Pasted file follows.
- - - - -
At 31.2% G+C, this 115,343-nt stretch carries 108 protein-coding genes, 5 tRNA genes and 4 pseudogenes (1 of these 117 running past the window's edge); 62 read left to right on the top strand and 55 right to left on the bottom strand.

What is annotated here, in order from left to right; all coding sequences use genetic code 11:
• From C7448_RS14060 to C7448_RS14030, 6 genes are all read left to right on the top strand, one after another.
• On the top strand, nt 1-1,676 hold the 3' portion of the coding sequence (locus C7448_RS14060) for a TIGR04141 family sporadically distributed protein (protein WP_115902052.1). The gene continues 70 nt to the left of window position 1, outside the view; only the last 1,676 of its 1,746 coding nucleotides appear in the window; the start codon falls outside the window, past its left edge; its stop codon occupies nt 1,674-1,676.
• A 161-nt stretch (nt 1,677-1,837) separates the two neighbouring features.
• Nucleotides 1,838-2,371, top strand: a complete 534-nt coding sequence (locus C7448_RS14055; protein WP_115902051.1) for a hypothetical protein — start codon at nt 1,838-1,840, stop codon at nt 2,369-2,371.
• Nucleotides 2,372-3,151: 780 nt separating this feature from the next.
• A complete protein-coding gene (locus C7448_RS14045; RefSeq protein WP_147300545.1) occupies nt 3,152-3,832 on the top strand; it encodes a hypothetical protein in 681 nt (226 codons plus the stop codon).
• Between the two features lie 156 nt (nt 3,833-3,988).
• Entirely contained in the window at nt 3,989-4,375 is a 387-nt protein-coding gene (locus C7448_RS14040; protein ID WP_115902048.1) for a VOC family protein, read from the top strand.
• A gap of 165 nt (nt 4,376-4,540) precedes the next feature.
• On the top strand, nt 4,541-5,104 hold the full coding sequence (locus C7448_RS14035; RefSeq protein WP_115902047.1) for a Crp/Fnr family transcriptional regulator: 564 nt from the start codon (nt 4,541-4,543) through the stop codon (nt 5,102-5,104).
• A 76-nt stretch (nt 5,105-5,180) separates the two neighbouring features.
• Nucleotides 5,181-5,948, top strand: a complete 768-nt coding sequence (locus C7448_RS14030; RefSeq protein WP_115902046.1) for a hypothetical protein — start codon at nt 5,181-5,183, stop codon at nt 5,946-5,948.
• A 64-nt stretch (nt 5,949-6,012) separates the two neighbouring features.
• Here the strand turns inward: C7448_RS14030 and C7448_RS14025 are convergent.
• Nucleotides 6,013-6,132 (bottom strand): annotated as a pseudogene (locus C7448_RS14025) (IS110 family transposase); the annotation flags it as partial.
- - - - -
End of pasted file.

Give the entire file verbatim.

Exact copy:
At 31.2% G+C, this 115,343-nt stretch carries 108 protein-coding genes, 5 tRNA genes and 4 pseudogenes (1 of these 117 running past the window's edge); 62 read left to right on the top strand and 55 right to left on the bottom strand.

What is annotated here, in order from left to right; all coding sequences use genetic code 11:
• From C7448_RS14060 to C7448_RS14030, 6 genes are all read left to right on the top strand, one after another.
• On the top strand, nt 1-1,676 hold the 3' portion of the coding sequence (locus C7448_RS14060) for a TIGR04141 family sporadically distributed protein (protein WP_115902052.1). The gene continues 70 nt to the left of window position 1, outside the view; only the last 1,676 of its 1,746 coding nucleotides appear in the window; the start codon falls outside the window, past its left edge; its stop codon occupies nt 1,674-1,676.
• A 161-nt stretch (nt 1,677-1,837) separates the two neighbouring features.
• Nucleotides 1,838-2,371, top strand: a complete 534-nt coding sequence (locus C7448_RS14055; protein WP_115902051.1) for a hypothetical protein — start codon at nt 1,838-1,840, stop codon at nt 2,369-2,371.
• Nucleotides 2,372-3,151: 780 nt separating this feature from the next.
• A complete protein-coding gene (locus C7448_RS14045; RefSeq protein WP_147300545.1) occupies nt 3,152-3,832 on the top strand; it encodes a hypothetical protein in 681 nt (226 codons plus the stop codon).
• Between the two features lie 156 nt (nt 3,833-3,988).
• Entirely contained in the window at nt 3,989-4,375 is a 387-nt protein-coding gene (locus C7448_RS14040; protein ID WP_115902048.1) for a VOC family protein, read from the top strand.
• A gap of 165 nt (nt 4,376-4,540) precedes the next feature.
• On the top strand, nt 4,541-5,104 hold the full coding sequence (locus C7448_RS14035; RefSeq protein WP_115902047.1) for a Crp/Fnr family transcriptional regulator: 564 nt from the start codon (nt 4,541-4,543) through the stop codon (nt 5,102-5,104).
• A 76-nt stretch (nt 5,105-5,180) separates the two neighbouring features.
• Nucleotides 5,181-5,948, top strand: a complete 768-nt coding sequence (locus C7448_RS14030; RefSeq protein WP_115902046.1) for a hypothetical protein — start codon at nt 5,181-5,183, stop codon at nt 5,946-5,948.
• A 64-nt stretch (nt 5,949-6,012) separates the two neighbouring features.
• Here the strand turns inward: C7448_RS14030 and C7448_RS14025 are convergent.
• Nucleotides 6,013-6,132 (bottom strand): annotated as a pseudogene (locus C7448_RS14025) (IS110 family transposase); the annotation flags it as partial.